In the third game of the day the Australians set about restoring battered pride by playing a Ghana side who had overcome Serbia in their opening Group D game. Australia took the lead in the eleventh minute of the game when a Marco Bresciano free-kick was spilled by Ghana keeper Richard Kingson, allowing Brett Holman to dispatch the rebound and give the Socceroos the advantage early on. The Australians were fuming mid-way through the half though when Harry Kewell, back in the side after injury, was adjudged to have handled the ball on the goal line which led to match referee Roberto Rosetti showing him a red card. Asamoah Gyan put away the resulting penalty kick to restore parity for the Africans who seem to be the continent’s best chance of further progress in the tournament. Even though there was no further goalscoring the match didn’t suffer entertainment-wise as both teams went looking for a winner but the luck just wasn’t with either team. Australia will have been happier with the point considering they played the match for more than an hour at a numerical disadvantage whilst the onus should’ve been on Ghana to finish the Antipodeans off but found themselves keeping the Aussies at bay as the game reached its conclusion. The final group matches in Group D, to be played on Wednesday June 23rd, see Australia play Serbia in a bid to keep their tournament hopes alive whilst Ghana will hope to remain unbeaten by gaining something against Germany.

FIFA: Slovenia and Ghana scrape wins; Germany impress in opener

Posted in International Football by peterbein on June 13, 2010
Robert Koren

Robert Koren scored the winning goal for Slovenia in their 1-0 victory over Algeria

Day three of the FIFA World Cup began with another contender for the Most Boring Match award, at least in the first half anyway, as Algeria and Slovenia played out a pretty dull forty-five minutes of football with each team having just one major chance each. Rafik Halliche had a great oppotunity to put Algeria ahead from a corner in the 36th minute but his header bounced wide of the far post. One minute before the break and it was Slovenia’s turn to register their first meaningful shot on target when Valter Birsa shot from long-range dipping at the last moment to force keeper Faouzi Chaouchi into making a great TV save, tipping the ball over the bar. Sadly the same couldn’t be said about Algeria’s custodian late on in the game. Algeria were already at a disadvantage in the 72nd minute upon having substitute Abdelkader Ghezzal sent off just fifteen minutes after coming on due to gaining a second yellow card through handballing in the box. Seven minutes later Robert Koren sealed the game for Slovenia when hitting a shot from 25 yards out which Chaouchi allowed to bounce over him and into the back of the net. Slovenia held on to the lead to secure their first win at a major football tournament and now have a two point lead over both England and the United States in Group C. The next games in this group both come on Friday, June 18th with England facing Algeria and the USA meeting up with group leaders Slovenia.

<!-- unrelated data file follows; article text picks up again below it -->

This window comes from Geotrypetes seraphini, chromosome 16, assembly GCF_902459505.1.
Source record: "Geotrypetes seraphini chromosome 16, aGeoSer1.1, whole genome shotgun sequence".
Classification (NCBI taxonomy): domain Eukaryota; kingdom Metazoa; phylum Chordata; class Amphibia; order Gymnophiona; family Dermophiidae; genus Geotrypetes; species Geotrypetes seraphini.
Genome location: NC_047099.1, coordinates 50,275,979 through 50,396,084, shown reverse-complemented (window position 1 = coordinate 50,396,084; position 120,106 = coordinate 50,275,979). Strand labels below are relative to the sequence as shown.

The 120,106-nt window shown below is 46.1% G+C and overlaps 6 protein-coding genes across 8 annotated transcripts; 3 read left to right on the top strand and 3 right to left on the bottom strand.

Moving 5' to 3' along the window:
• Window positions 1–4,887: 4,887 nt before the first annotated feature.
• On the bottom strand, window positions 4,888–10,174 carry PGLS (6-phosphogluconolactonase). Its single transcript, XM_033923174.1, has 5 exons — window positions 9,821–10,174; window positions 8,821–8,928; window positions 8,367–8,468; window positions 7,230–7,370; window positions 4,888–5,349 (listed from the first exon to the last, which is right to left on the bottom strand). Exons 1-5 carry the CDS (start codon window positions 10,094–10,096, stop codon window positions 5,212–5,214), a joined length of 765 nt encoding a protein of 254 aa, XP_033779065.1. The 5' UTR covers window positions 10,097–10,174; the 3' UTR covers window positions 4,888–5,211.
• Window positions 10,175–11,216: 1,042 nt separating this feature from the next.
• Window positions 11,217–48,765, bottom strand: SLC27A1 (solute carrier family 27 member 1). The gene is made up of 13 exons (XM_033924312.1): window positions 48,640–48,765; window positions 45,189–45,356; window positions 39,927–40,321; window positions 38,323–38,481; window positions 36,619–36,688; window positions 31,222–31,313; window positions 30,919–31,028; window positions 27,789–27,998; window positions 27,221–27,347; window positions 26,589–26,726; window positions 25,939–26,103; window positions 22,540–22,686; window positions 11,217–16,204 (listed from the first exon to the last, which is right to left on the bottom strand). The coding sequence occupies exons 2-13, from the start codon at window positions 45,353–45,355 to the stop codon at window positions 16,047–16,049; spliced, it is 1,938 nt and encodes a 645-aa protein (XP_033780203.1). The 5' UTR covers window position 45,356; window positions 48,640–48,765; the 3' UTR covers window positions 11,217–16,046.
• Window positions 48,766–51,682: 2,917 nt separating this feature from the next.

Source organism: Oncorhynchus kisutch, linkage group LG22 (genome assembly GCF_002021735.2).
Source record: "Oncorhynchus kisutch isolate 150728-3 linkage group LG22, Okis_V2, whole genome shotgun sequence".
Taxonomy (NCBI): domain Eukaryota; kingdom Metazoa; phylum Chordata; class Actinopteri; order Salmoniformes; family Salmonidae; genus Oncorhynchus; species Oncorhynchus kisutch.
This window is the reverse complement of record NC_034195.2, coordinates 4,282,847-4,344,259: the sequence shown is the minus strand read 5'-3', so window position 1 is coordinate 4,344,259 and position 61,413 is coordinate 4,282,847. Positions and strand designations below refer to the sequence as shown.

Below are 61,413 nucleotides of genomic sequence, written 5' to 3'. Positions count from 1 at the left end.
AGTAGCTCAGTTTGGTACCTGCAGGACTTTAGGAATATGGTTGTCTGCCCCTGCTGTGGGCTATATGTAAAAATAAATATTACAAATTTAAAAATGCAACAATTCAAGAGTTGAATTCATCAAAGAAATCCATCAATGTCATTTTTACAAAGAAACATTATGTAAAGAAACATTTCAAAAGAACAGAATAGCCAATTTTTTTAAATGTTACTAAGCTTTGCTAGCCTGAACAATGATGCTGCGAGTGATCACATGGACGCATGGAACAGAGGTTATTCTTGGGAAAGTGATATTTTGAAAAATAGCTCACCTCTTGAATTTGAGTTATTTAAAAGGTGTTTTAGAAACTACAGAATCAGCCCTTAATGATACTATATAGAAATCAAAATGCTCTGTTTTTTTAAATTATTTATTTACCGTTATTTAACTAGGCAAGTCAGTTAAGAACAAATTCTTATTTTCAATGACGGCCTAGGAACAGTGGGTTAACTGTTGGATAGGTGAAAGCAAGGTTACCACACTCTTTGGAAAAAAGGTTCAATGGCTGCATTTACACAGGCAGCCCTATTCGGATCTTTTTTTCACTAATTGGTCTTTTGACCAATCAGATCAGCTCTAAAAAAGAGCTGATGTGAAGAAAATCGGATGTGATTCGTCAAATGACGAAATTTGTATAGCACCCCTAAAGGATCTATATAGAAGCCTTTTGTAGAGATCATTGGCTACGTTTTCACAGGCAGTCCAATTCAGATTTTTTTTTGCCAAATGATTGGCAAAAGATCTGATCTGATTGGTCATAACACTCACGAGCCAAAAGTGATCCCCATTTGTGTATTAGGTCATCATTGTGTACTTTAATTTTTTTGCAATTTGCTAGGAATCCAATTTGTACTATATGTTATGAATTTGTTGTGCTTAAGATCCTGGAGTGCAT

Group D got under way in the second game of the day between Ghana and Serbia and just when we thought the competition needed a shot in the arm to really kick start it in to life this game sadly failed to provide it. Save for free-kick opportunities for Ghana’s Asamoah Gyan and Serbia’s Alexsandar Kolorov the game saw precious few chances of any note and, like the pattern set in most of the games in the FIFA World Cup so far, we had a goalless first half. The game opened up in the second half but it was still a tactical stalemate with both teams cancelling each other out but then came a red card for the aforementioned Kolorov for a foul on Gyan in the 74th minute. Eleven minutes later came the pivotal moment of the match when Serbia’s Zdravko Kuzmanović handled the ball in the box and thus set up Gyan to score from the spot to give the Black Stars victory. A disappointing Serbia lost their first game of the tournament and it is difficult to see how they can pick themselves up for their next game against Germany on Friday, June 18th.